Internal committees of the church are all presided over by a general authority. When the committee works, they work as a group of men assigned to the task, and churn out their product. The assigned general authority will meet on occasion with them, some weekly, some monthly, some less often, to "preside" and give face time to the committee. The committee produces a product or a project and whatever that is is said to belong to the general authority because it is "his" committee. In truth, however, the work goes on among the faceless, nameless members with little more than thin oversight by the assigned general authority. This gives the Correlation process its power because the committee uses the general authority's name to shield themselves from criticism or accountability. It is "Elder Holland" or "Elder Ballard" who takes the assigned credit for "his" committee's product. This insures that even though he has but very little to do with it, the work-product is regarded as his. Almost anyone would question a bureaucratic process and decision if they knew how it worked. However, almost no active church member would dare to question "Elder Oaks." Speaking of Elder Oaks, he gets credit for the Sunday School Manual because that's his committee. Interestingly, in one of the Mormon Stories Podcasts, a member of the BYU Religion Department who helped write the manual told an amusing story. (I think it was Peterson, but I'm not sure) In a New Testament manual book of Acts, there is the incident where Paul spoke till midnight. He put a young man to sleep who fell from the window and died. (Acts 20: 7-12.) One of the discussion questions he put into the draft manual was something to the effect, "Have you ever killed anyone in a Sacrament Meeting talk?" Of course this was tongue-in-cheek. To his surprise, the question made it through to the print proof stage before he removed it. The story shows just how "tightly" the manual committee actually scrutinizes their work. A good many of those involved are more interested in the "face time" with the presiding general authority, hoping that will give them opportunity for advancement in the structure. I believe you can be critical of a committee without having anything in mind for the general authority who has the unfortunate assignment of being "over" the committee. The purpose of Correlation is to conflate the two. Correlation relies on that conflation to work their disastrous mischief presently underway. There are a significant number of general authorities who would undo Correlation, and that number is growing.
At some point I will contrast the Light of Christ, Spirit of Christ, Holy Ghost and gift of the Holy Ghost. But that's not appropriate in a quick response here.
Fasting in the form of abstaining from all food and drink may not be practical for the elderly, those who are diabetic or ill. For some, refraining from food and drink is possible without any danger to their health, but if they choose to do so for more than a day, then eating once in the evening allows the fast to continue the next day. For someone unable to fast, but who can surrender some part of their diet--abstaining from all sweets, for example--it can serve the purpose. Underlying the idea of the fast are two things. First, submission to God. Second, aiding the poor. (Isa. 58: 6.) You can accomplish those purposes even if the "fast" you choose has nothing to do with food. However, our appetite for food is one of the most direct ways to discipline the will of the body. Remember though, it is your thoughts, not your belly, where the real battle is fought.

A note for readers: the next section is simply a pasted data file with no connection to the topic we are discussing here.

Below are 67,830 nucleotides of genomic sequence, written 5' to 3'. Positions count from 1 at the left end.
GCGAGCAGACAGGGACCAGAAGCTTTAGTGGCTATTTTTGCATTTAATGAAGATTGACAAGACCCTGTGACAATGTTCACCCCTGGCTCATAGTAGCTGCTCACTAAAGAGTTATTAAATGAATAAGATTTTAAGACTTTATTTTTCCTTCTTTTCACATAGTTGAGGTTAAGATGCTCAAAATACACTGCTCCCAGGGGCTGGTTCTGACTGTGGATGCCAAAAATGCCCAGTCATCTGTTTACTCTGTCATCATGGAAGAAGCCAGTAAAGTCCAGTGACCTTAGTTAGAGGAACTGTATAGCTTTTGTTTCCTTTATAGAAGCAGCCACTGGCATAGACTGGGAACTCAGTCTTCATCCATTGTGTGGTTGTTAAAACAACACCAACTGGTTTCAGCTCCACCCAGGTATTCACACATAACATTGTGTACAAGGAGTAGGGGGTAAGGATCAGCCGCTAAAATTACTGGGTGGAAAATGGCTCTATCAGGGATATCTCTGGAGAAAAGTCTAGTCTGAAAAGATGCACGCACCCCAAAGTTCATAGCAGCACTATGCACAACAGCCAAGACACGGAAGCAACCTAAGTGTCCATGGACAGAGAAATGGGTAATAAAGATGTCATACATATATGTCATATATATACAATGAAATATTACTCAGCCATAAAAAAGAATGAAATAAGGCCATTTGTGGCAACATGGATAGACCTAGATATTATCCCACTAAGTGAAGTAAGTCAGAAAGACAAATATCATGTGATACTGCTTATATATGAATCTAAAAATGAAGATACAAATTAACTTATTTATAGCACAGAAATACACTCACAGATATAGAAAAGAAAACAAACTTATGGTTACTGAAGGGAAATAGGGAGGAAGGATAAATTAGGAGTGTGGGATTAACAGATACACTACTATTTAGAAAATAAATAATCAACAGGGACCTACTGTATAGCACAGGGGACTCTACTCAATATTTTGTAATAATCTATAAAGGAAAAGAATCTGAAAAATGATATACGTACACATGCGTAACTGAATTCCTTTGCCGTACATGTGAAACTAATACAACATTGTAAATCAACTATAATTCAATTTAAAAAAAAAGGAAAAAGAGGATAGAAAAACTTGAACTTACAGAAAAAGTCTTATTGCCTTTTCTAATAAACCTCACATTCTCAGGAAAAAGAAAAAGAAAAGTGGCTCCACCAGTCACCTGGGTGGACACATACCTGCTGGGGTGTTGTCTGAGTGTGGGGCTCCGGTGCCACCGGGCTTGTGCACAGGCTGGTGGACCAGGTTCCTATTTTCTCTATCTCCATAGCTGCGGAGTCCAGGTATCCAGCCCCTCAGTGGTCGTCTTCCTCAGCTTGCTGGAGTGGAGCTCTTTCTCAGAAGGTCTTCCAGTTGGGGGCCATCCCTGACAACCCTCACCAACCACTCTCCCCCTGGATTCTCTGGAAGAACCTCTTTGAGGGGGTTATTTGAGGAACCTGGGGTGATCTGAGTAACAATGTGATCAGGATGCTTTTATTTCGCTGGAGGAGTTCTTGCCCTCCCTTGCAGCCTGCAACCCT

Christ sanctifies us, we don't sanctify ourselves. Our "righteousness" is borrowed from Him. It can be symbolized in this way. He provides a white robe, we put it on, and then He looks upon the whiteness and purity of the robe we received from Him and treats us as if the borrowed robe is our condition. We owe Him for that. He is willing to proceed with us as if we merited the robe. (See 2 Ne. 9: 14.)
Colors all have symbolic meaning. Blue is the color of priesthood. Red is the color of judgment. Gold is the color of heavenly royalty. Green is the color of healing. There are colors we can't see. All you have to do to make something veiled from our view is to put that color on what you want to conceal. It is rather like our own practice of wearing camouflage when hunting.
The content of this blog presumes you are already familiar with Denver Snuffer's books. Careful explanations given in the books lay the foundation for what is contained here. If you read this blog without having first read his books, then you assume responsibility for your own misunderstanding and misinterpretation of the writer's intent. Please do not presume to judge Mr. Snuffer's intentions if you have not first read his books.
Saturday, May 19, 2012
Last Week's Comments